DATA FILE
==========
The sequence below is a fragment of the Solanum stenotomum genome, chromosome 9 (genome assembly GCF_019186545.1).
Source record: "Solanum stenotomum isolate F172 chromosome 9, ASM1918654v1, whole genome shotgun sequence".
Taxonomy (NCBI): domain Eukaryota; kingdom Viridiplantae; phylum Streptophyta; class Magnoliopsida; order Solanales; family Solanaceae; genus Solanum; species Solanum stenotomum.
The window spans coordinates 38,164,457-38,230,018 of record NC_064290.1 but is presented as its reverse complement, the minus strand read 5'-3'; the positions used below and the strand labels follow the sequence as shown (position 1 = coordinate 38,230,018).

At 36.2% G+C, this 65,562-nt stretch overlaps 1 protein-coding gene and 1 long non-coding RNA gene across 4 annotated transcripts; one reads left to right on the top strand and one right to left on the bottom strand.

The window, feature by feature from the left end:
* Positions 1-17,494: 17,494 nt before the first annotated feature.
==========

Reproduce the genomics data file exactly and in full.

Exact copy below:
The sequence below is a fragment of the Solanum stenotomum genome, chromosome 9 (genome assembly GCF_019186545.1).
Source record: "Solanum stenotomum isolate F172 chromosome 9, ASM1918654v1, whole genome shotgun sequence".
Taxonomy (NCBI): domain Eukaryota; kingdom Viridiplantae; phylum Streptophyta; class Magnoliopsida; order Solanales; family Solanaceae; genus Solanum; species Solanum stenotomum.
The window spans coordinates 38,164,457-38,230,018 of record NC_064290.1 but is presented as its reverse complement, the minus strand read 5'-3'; the positions used below and the strand labels follow the sequence as shown (position 1 = coordinate 38,230,018).

At 36.2% G+C, this 65,562-nt stretch overlaps 1 protein-coding gene and 1 long non-coding RNA gene across 4 annotated transcripts; one reads left to right on the top strand and one right to left on the bottom strand.

The window, feature by feature from the left end:
* Positions 1-17,494: 17,494 nt before the first annotated feature.